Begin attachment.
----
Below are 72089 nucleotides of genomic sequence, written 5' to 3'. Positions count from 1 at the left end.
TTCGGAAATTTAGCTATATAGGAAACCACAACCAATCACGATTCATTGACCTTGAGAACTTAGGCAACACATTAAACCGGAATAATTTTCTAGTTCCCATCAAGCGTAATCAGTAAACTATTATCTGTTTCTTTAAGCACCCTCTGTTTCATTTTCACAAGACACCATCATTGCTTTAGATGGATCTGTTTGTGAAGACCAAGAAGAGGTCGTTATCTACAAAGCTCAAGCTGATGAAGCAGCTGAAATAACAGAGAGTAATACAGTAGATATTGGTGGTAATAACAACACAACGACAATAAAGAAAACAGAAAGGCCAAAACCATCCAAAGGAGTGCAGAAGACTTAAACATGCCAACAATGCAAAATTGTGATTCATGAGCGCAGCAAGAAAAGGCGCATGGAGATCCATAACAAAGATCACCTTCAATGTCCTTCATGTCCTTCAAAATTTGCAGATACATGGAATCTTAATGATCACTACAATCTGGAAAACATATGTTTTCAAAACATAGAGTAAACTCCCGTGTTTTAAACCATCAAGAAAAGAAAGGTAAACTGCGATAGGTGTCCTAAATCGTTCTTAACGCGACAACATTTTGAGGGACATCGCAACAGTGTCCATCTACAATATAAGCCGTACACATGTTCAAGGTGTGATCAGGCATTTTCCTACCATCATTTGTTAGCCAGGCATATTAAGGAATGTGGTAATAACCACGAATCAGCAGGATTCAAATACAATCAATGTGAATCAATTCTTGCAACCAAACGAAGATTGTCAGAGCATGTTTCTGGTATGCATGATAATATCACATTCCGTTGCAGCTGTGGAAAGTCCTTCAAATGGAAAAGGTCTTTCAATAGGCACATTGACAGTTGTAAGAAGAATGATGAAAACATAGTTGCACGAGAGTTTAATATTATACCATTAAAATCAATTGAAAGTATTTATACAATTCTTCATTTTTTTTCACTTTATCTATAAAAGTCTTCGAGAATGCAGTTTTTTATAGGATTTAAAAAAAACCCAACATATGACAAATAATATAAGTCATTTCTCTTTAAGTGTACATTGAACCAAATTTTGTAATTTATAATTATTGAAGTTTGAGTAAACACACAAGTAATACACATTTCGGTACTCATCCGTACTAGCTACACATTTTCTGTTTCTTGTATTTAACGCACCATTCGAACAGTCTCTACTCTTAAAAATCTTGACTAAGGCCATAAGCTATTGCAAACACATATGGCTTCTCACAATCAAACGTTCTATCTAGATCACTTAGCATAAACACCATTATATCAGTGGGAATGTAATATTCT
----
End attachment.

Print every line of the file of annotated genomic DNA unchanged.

Below are 72089 nucleotides of genomic sequence, written 5' to 3'. Positions count from 1 at the left end.
TTCGGAAATTTAGCTATATAGGAAACCACAACCAATCACGATTCATTGACCTTGAGAACTTAGGCAACACATTAAACCGGAATAATTTTCTAGTTCCCATCAAGCGTAATCAGTAAACTATTATCTGTTTCTTTAAGCACCCTCTGTTTCATTTTCACAAGACACCATCATTGCTTTAGATGGATCTGTTTGTGAAGACCAAGAAGAGGTCGTTATCTACAAAGCTCAAGCTGATGAAGCAGCTGAAATAACAGAGAGTAATACAGTAGATATTGGTGGTAATAACAACACAACGACAATAAAGAAAACAGAAAGGCCAAAACCATCCAAAGGAGTGCAGAAGACTTAAACATGCCAACAATGCAAAATTGTGATTCATGAGCGCAGCAAGAAAAGGCGCATGGAGATCCATAACAAAGATCACCTTCAATGTCCTTCATGTCCTTCAAAATTTGCAGATACATGGAATCTTAATGATCACTACAATCTGGAAAACATATGTTTTCAAAACATAGAGTAAACTCCCGTGTTTTAAACCATCAAGAAAAGAAAGGTAAACTGCGATAGGTGTCCTAAATCGTTCTTAACGCGACAACATTTTGAGGGACATCGCAACAGTGTCCATCTACAATATAAGCCGTACACATGTTCAAGGTGTGATCAGGCATTTTCCTACCATCATTTGTTAGCCAGGCATATTAAGGAATGTGGTAATAACCACGAATCAGCAGGATTCAAATACAATCAATGTGAATCAATTCTTGCAACCAAACGAAGATTGTCAGAGCATGTTTCTGGTATGCATGATAATATCACATTCCGTTGCAGCTGTGGAAAGTCCTTCAAATGGAAAAGGTCTTTCAATAGGCACATTGACAGTTGTAAGAAGAATGATGAAAACATAGTTGCACGAGAGTTTAATATTATACCATTAAAATCAATTGAAAGTATTTATACAATTCTTCATTTTTTTTCACTTTATCTATAAAAGTCTTCGAGAATGCAGTTTTTTATAGGATTTAAAAAAAACCCAACATATGACAAATAATATAAGTCATTTCTCTTTAAGTGTACATTGAACCAAATTTTGTAATTTATAATTATTGAAGTTTGAGTAAACACACAAGTAATACACATTTCGGTACTCATCCGTACTAGCTACACATTTTCTGTTTCTTGTATTTAACGCACCATTCGAACAGTCTCTACTCTTAAAAATCTTGACTAAGGCCATAAGCTATTGCAAACACATATGGCTTCTCACAATCAAACGTTCTATCTAGATCACTTAGCATAAACACCATTATATCAGTGGGAATGTAATATTCT